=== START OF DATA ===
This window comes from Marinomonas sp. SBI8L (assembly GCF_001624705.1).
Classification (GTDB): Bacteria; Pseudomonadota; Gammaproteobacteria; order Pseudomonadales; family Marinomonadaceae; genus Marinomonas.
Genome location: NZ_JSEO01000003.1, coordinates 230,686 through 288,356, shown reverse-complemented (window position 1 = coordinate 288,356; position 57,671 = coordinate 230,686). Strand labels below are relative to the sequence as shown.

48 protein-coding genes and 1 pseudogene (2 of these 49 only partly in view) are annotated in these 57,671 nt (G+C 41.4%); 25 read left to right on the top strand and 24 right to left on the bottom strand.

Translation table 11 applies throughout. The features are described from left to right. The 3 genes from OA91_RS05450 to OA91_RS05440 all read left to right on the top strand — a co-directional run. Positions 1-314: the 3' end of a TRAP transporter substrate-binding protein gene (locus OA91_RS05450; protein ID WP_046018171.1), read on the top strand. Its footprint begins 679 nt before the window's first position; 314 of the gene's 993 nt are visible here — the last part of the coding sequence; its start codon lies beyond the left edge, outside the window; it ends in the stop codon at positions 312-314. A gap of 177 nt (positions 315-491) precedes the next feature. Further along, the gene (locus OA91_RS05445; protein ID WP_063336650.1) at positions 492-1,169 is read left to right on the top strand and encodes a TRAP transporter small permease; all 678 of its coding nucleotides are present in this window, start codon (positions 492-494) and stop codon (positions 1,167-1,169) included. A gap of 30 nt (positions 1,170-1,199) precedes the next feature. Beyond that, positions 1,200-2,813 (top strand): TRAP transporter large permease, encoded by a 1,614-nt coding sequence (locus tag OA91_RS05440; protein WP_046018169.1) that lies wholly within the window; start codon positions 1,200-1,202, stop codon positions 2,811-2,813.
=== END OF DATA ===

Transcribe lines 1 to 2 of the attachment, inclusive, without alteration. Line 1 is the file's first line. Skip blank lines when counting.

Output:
This window comes from Marinomonas sp. SBI8L (assembly GCF_001624705.1).
Classification (GTDB): Bacteria; Pseudomonadota; Gammaproteobacteria; order Pseudomonadales; family Marinomonadaceae; genus Marinomonas.